I know there has always been the school of thought of "well, they're going to do it anyway, so I'm just providing a safe space. I feel more comfortable with them experimenting at home". No. What you're doing is illegal, stupid, and just letting your kids know that you're okay with some substance use. You're giving the okay. "Every kid drinks- you're naive to think they won't". No. I didn't drink in high school. I was boy crazy. I felt drinking would impede my ability to dazzle a boy with my scintillating conversation. There are plenty of kids who don't drink. I wasn't the only one not drinking in my class. I also hear- "You wait until your kid is a teenager". Again, no. Guess what? I heard that when he was a baby about being a toddler, then about being elementary school age, and I'll keep hearing it. We still haven't changed our parenting.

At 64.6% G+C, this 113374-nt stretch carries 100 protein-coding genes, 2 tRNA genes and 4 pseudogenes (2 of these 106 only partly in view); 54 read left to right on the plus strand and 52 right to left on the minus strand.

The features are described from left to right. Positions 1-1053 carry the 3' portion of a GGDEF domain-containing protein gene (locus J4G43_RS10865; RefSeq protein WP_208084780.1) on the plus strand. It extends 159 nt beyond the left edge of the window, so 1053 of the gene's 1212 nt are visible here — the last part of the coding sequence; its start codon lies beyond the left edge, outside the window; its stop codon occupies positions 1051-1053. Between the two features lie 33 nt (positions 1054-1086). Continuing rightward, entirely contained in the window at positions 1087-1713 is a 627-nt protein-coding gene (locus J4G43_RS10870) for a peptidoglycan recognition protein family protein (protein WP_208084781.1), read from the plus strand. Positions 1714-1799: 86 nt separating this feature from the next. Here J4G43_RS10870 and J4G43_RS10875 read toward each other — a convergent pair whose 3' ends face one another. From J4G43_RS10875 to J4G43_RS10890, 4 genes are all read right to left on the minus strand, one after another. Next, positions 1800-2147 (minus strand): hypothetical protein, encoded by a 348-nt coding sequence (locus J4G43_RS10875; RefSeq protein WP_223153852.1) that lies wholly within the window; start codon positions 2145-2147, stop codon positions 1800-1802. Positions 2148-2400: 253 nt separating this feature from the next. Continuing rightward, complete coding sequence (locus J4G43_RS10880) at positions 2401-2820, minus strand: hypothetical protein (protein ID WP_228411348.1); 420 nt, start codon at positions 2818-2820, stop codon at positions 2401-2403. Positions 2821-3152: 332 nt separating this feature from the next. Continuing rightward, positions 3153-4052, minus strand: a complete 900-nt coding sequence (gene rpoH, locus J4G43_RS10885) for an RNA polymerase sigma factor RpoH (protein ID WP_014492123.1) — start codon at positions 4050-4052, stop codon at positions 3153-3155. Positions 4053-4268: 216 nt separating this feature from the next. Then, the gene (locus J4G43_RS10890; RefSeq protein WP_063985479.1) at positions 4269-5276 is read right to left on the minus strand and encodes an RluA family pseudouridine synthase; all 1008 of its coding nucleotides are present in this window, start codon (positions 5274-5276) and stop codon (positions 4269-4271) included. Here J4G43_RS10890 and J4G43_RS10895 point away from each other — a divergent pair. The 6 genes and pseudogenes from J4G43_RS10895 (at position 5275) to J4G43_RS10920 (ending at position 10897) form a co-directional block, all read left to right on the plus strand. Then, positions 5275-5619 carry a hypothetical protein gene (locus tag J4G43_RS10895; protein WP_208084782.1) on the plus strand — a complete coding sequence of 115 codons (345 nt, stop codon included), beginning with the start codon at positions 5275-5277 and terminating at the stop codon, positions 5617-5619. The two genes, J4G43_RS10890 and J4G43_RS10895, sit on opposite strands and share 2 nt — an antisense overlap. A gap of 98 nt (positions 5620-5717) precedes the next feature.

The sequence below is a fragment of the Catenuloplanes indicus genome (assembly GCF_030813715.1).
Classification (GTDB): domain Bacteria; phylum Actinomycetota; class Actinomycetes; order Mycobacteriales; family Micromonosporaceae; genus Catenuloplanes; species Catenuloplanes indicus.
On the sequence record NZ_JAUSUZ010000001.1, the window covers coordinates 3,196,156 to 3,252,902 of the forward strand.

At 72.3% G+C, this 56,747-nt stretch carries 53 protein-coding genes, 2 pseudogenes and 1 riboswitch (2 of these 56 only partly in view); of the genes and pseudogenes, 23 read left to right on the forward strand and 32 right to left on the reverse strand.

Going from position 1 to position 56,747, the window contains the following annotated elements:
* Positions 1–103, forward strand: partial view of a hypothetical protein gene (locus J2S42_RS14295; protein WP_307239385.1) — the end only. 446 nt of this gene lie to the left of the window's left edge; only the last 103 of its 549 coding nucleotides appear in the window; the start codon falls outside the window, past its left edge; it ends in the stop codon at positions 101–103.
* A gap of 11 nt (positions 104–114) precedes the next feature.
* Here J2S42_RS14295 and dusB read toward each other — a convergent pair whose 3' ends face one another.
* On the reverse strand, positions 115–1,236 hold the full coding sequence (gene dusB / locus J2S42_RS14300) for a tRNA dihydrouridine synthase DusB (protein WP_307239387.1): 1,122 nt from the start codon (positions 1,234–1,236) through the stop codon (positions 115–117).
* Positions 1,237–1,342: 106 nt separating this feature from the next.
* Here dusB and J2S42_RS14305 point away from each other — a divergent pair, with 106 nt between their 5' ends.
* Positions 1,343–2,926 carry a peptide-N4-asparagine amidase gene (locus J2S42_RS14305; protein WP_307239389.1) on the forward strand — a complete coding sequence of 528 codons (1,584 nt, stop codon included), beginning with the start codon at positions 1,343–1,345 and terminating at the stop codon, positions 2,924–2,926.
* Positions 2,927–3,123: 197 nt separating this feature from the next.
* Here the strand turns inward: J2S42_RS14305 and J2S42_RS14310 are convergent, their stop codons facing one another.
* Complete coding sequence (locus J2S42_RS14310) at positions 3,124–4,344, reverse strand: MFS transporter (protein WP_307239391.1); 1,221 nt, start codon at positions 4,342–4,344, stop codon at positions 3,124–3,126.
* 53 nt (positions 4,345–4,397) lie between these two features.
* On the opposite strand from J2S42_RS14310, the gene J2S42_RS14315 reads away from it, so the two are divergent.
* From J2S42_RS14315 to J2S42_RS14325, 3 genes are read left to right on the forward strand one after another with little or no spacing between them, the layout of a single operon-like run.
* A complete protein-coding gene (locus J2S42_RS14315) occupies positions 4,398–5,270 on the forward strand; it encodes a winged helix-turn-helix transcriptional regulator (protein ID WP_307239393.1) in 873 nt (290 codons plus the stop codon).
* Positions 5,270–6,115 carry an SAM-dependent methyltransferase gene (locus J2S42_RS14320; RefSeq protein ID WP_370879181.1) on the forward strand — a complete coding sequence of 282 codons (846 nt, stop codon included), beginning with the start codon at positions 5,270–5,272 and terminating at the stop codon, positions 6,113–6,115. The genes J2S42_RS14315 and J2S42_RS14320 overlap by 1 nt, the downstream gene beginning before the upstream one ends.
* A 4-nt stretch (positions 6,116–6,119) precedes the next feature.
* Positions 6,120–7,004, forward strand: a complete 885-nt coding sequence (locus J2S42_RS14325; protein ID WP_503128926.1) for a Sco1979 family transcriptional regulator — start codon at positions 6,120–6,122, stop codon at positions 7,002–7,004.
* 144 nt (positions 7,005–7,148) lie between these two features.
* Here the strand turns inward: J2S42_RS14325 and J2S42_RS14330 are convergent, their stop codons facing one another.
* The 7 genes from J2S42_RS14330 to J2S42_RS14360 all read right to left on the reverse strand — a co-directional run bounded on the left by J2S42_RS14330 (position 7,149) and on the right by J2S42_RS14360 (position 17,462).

Anyone that really KNOWS me would know that I don't mess around, don't care about being cool or even having friends. I certainly don't care about small town social climbing. I don't care about E's social status. I don't care if he or his friends don't think I'm the "fun, cool, no rules, mom". If me being a vigilant watchdog and strict about drinking and drugs compromises his popularity, it's my responsibility to help him navigate that. He can complain about us to the therapist I'll find for him. My job isn't to help him be cool in the eyes of his peers. It's to be his parent. To enforce rules and boundaries, and to keep him alive.